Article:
With reference next to FIG. 4, the preferred method 110 in accordance with the present invention for localization, virtual simulation, and subsequent dosimetric planning is shown. Initially, in step 112, a patient is imaged with fiducial markers in the system 50 shown in FIG. 3 using the MR imaging device 52. An expected treatment volume is scanned using an optimized pulse sequence. The pulse sequence is tailored to provide for pathological visualization, and good bone marrow imaging. Additionally, the pulse sequence is optimized for artifact suppression and also for overall speed. At a minimun, the images are automatically corrected in the subject system for gradient distortion. As well, the images are automatically corrected for other types of distortion, if possible. Preferably, the three dimensional magnetic resonance image data set is acquired in less than ten (10) minutes.

After the three dimensional magnetic resonance image data set is acquired, it is transferred to the radiation therapy planning workstation 60 whereat, in step 114, the image is displayed on the planning image display 66 for human observation. As noted above, the prior art technique attempted to use non-divergent 2-dimensional views of thin, but finite, images of fixed thickness processed off-line. This limitation, in conjuction with unacceptable distortion, led to abandonment of the technique. Preferably, therefore, in the subject system, the MR image is transformed into rendered volumes which are displayed in a manner as shown in FIG. 5. Further, the rendered volume images of the patient have an arbitrary thickness that is selectable substantially in real time. The displays appear to change substantially on-the-fly to a human observer.

With combined reference to FIGS. 4 and 5, the soft tissue tumor 138 is shown clearly in each of the views 140-148 of the patient as shown. The first three (3) views of the patient present volumetric parallel images derived from the acquired MR data set and aligned with the three (3) primary patient planes. More particularly, an axial multi-planar reformatted image 140, a sagittal multi-planar reformatted image 142, and a coronal multi-planar reformatted image 144 are displayed as shown in FIG. 5. In addition, a divergent image 146 is shown in the upper right hand corner of the display device. The divergent image is a digitally composited and/or reconstructed “radiographic” image 146. Lastly, an oblique multi-planar reformatted image 148 is presented on the lower right hand corner of the display 76 substantially as shown.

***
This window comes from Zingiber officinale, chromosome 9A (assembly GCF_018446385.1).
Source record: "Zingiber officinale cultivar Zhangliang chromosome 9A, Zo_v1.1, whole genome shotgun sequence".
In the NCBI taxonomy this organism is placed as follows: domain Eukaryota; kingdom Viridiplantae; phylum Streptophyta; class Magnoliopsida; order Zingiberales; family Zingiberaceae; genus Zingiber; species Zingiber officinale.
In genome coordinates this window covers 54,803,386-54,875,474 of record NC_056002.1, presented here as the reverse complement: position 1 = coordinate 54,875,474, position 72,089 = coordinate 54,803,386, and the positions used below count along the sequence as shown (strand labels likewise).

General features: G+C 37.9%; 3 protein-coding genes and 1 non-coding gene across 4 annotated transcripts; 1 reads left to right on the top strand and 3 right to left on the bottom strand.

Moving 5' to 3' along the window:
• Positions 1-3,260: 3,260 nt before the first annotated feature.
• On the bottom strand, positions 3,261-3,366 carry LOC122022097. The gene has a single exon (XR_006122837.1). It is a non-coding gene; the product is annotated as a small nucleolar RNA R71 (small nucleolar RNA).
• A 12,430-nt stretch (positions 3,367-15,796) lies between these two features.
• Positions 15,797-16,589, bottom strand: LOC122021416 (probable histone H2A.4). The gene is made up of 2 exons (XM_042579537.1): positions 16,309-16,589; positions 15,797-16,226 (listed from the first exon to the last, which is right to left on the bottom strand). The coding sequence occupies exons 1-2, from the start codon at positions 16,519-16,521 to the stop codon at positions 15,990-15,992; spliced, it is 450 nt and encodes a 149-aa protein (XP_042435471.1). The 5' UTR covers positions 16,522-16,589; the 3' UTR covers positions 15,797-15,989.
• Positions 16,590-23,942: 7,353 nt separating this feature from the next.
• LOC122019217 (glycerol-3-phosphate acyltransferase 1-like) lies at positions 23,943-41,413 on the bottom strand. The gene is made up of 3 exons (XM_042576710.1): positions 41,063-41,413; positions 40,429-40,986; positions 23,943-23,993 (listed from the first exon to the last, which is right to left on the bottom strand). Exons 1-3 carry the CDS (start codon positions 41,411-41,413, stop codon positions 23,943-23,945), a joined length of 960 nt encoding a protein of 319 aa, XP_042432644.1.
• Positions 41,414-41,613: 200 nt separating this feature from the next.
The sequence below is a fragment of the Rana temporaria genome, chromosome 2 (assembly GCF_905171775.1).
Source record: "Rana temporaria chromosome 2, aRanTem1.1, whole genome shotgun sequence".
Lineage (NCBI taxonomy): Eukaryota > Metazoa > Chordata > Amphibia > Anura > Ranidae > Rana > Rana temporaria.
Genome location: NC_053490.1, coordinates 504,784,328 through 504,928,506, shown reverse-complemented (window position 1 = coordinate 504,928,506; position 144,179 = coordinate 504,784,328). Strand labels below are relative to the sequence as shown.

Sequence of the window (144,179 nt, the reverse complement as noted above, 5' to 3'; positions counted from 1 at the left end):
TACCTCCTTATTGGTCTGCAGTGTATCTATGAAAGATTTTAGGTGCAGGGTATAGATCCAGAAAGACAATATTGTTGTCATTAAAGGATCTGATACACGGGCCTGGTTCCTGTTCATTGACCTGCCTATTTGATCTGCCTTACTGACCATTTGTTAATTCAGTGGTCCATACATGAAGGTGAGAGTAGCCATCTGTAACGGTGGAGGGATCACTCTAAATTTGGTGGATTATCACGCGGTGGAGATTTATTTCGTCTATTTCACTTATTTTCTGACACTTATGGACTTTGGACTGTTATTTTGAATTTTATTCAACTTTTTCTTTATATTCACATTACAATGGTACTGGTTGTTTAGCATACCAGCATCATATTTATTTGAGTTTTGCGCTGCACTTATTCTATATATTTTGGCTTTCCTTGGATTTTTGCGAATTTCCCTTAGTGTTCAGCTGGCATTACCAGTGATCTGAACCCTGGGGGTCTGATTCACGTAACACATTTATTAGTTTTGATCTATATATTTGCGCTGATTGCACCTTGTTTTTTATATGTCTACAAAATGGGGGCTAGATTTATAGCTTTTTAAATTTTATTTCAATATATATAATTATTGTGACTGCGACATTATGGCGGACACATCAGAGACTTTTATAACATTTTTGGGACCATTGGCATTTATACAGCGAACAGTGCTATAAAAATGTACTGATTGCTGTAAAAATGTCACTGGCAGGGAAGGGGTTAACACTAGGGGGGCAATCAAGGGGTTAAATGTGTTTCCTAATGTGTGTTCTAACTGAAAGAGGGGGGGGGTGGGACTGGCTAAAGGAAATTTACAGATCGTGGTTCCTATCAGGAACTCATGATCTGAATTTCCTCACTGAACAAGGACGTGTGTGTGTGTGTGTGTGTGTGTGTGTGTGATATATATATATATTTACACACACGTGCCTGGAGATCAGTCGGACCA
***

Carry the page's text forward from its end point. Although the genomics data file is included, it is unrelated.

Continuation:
A soft tissue tumor is localized in step 116 using the acquired MR image data set exclusively. A treatment isocenter is localized using at least one of the following methods: bi-planar DRR fluoroscopy, bi-planar DCR fluoroscopy, and tumor centroid calculation using post contouring calculation. A target boundary 136 is drawn around the soft tissue tumor 138 to complete the localization.

The step of displaying the images includes rendering volume images of the patient having an arbitrary thicknesses that are selectable substantially in real time. The display method preferably includes rendering the volume images of the patient with thicknesses that are modifiable in no more than two (2) or three (3) seconds. This image update rate is considered in the art to be substantially “real time” and looks to be on-the-fly to a human observer.

Next, in step 118, virtual simulation is executed on the soft tissue tumor image using the acquired MR image data set exclusively. More particularly, the acquired MR image data set is used as the primary data set. The virtual simulation includes defining treatment boundaries and beam modifiers on the DRR, DCR, MPR, or OMPR images. In the virtual simulation step 118, the optimal radiation treatment beam angles to the soft tissue tumor 138 are calculated. Additionally, beam modifiers are placed so that certain areas within the patient are blocked out to prevent them from being irradiated during the subsequent radiation therapy.

Lastly, in step 120, dosimetric planning is executed using the visualization and localization parameters derived in the localization 116 and virtual simulation 118 steps.

The invention has been described with reference to the preferred embodiments. Modifications and alterations will occur to others upon a reading and understanding of the preceding detailed description. It is intended that the invention be construed as including all such modifications and alterations insofar as they come within the scope of the appended claims or the equivalents thereof.

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Classifications
U.S. Classification600/411, 382/128, 600/414, 600/1, 600/427, 600/410, 600/425, 600/426, 600/2
International ClassificationA61N5/10, A61B5/055
Cooperative ClassificationA61B5/055, A61N5/103, A61N5/1027, A61B5/417
European ClassificationA61B5/41J6, A61B5/055, A61N5/10C